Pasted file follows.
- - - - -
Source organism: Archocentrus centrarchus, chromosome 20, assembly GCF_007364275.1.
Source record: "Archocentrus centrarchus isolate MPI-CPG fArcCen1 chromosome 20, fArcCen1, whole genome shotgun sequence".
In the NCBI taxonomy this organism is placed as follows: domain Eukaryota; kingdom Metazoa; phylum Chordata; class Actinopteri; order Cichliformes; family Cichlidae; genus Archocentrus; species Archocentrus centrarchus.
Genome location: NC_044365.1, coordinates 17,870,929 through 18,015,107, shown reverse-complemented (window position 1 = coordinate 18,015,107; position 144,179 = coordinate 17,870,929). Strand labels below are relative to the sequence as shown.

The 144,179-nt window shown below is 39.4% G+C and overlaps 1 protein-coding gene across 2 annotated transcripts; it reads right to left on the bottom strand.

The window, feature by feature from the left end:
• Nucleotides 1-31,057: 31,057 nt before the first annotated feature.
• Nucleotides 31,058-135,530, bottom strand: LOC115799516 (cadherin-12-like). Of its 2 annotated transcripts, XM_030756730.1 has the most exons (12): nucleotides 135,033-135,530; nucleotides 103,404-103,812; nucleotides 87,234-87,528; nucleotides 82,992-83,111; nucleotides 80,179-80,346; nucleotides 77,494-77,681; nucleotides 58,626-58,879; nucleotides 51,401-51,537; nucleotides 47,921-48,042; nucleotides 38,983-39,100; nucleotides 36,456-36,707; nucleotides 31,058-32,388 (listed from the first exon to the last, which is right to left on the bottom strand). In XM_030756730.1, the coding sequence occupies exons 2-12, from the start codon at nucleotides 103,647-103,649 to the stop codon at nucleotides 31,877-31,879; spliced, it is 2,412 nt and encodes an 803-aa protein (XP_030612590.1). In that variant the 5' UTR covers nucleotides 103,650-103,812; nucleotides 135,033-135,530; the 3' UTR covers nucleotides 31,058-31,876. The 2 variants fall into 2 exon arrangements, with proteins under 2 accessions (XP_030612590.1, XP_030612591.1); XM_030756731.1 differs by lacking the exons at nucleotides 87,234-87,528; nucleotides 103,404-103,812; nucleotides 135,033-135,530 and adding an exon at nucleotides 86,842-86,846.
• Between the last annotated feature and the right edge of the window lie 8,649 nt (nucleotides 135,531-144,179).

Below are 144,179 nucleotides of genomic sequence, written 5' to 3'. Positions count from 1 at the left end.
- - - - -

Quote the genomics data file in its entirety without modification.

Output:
Source organism: Archocentrus centrarchus, chromosome 20, assembly GCF_007364275.1.
Source record: "Archocentrus centrarchus isolate MPI-CPG fArcCen1 chromosome 20, fArcCen1, whole genome shotgun sequence".
In the NCBI taxonomy this organism is placed as follows: domain Eukaryota; kingdom Metazoa; phylum Chordata; class Actinopteri; order Cichliformes; family Cichlidae; genus Archocentrus; species Archocentrus centrarchus.
Genome location: NC_044365.1, coordinates 17,870,929 through 18,015,107, shown reverse-complemented (window position 1 = coordinate 18,015,107; position 144,179 = coordinate 17,870,929). Strand labels below are relative to the sequence as shown.

The 144,179-nt window shown below is 39.4% G+C and overlaps 1 protein-coding gene across 2 annotated transcripts; it reads right to left on the bottom strand.

The window, feature by feature from the left end:
• Nucleotides 1-31,057: 31,057 nt before the first annotated feature.
• Nucleotides 31,058-135,530, bottom strand: LOC115799516 (cadherin-12-like). Of its 2 annotated transcripts, XM_030756730.1 has the most exons (12): nucleotides 135,033-135,530; nucleotides 103,404-103,812; nucleotides 87,234-87,528; nucleotides 82,992-83,111; nucleotides 80,179-80,346; nucleotides 77,494-77,681; nucleotides 58,626-58,879; nucleotides 51,401-51,537; nucleotides 47,921-48,042; nucleotides 38,983-39,100; nucleotides 36,456-36,707; nucleotides 31,058-32,388 (listed from the first exon to the last, which is right to left on the bottom strand). In XM_030756730.1, the coding sequence occupies exons 2-12, from the start codon at nucleotides 103,647-103,649 to the stop codon at nucleotides 31,877-31,879; spliced, it is 2,412 nt and encodes an 803-aa protein (XP_030612590.1). In that variant the 5' UTR covers nucleotides 103,650-103,812; nucleotides 135,033-135,530; the 3' UTR covers nucleotides 31,058-31,876. The 2 variants fall into 2 exon arrangements, with proteins under 2 accessions (XP_030612590.1, XP_030612591.1); XM_030756731.1 differs by lacking the exons at nucleotides 87,234-87,528; nucleotides 103,404-103,812; nucleotides 135,033-135,530 and adding an exon at nucleotides 86,842-86,846.
• Between the last annotated feature and the right edge of the window lie 8,649 nt (nucleotides 135,531-144,179).

Below are 144,179 nucleotides of genomic sequence, written 5' to 3'. Positions count from 1 at the left end.